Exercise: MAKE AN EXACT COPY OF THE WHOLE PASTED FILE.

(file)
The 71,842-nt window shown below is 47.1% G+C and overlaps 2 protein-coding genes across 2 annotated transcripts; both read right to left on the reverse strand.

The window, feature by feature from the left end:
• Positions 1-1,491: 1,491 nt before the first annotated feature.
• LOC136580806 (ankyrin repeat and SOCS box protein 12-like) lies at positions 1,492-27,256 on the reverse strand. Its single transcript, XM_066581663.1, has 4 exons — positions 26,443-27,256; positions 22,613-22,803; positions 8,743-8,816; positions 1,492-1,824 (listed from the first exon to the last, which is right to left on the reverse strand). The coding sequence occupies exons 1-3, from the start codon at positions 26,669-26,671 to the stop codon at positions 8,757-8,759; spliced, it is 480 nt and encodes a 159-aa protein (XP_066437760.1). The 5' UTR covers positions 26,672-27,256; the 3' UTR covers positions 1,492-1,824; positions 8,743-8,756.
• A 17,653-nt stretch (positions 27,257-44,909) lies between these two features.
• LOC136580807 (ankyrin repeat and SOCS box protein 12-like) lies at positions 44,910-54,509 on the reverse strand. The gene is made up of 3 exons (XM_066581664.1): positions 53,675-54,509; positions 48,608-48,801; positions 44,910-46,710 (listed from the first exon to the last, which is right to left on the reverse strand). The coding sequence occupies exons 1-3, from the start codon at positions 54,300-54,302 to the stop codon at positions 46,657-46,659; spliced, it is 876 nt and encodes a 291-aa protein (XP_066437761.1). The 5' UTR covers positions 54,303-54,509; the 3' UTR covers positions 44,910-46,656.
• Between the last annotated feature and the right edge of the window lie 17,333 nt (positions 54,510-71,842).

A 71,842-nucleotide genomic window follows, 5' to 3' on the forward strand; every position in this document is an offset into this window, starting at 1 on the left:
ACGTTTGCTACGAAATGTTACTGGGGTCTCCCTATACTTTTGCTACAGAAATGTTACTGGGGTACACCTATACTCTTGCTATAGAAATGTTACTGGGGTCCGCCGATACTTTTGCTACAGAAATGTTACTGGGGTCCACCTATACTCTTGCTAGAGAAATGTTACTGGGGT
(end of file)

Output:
The 71,842-nt window shown below is 47.1% G+C and overlaps 2 protein-coding genes across 2 annotated transcripts; both read right to left on the reverse strand.

The window, feature by feature from the left end:
• Positions 1-1,491: 1,491 nt before the first annotated feature.
• LOC136580806 (ankyrin repeat and SOCS box protein 12-like) lies at positions 1,492-27,256 on the reverse strand. Its single transcript, XM_066581663.1, has 4 exons — positions 26,443-27,256; positions 22,613-22,803; positions 8,743-8,816; positions 1,492-1,824 (listed from the first exon to the last, which is right to left on the reverse strand). The coding sequence occupies exons 1-3, from the start codon at positions 26,669-26,671 to the stop codon at positions 8,757-8,759; spliced, it is 480 nt and encodes a 159-aa protein (XP_066437760.1). The 5' UTR covers positions 26,672-27,256; the 3' UTR covers positions 1,492-1,824; positions 8,743-8,756.
• A 17,653-nt stretch (positions 27,257-44,909) lies between these two features.
• LOC136580807 (ankyrin repeat and SOCS box protein 12-like) lies at positions 44,910-54,509 on the reverse strand. The gene is made up of 3 exons (XM_066581664.1): positions 53,675-54,509; positions 48,608-48,801; positions 44,910-46,710 (listed from the first exon to the last, which is right to left on the reverse strand). The coding sequence occupies exons 1-3, from the start codon at positions 54,300-54,302 to the stop codon at positions 46,657-46,659; spliced, it is 876 nt and encodes a 291-aa protein (XP_066437761.1). The 5' UTR covers positions 54,303-54,509; the 3' UTR covers positions 44,910-46,656.
• Between the last annotated feature and the right edge of the window lie 17,333 nt (positions 54,510-71,842).

A 71,842-nucleotide genomic window follows, 5' to 3' on the forward strand; every position in this document is an offset into this window, starting at 1 on the left:
ACGTTTGCTACGAAATGTTACTGGGGTCTCCCTATACTTTTGCTACAGAAATGTTACTGGGGTACACCTATACTCTTGCTATAGAAATGTTACTGGGGTCCGCCGATACTTTTGCTACAGAAATGTTACTGGGGTCCACCTATACTCTTGCTAGAGAAATGTTACTGGGGT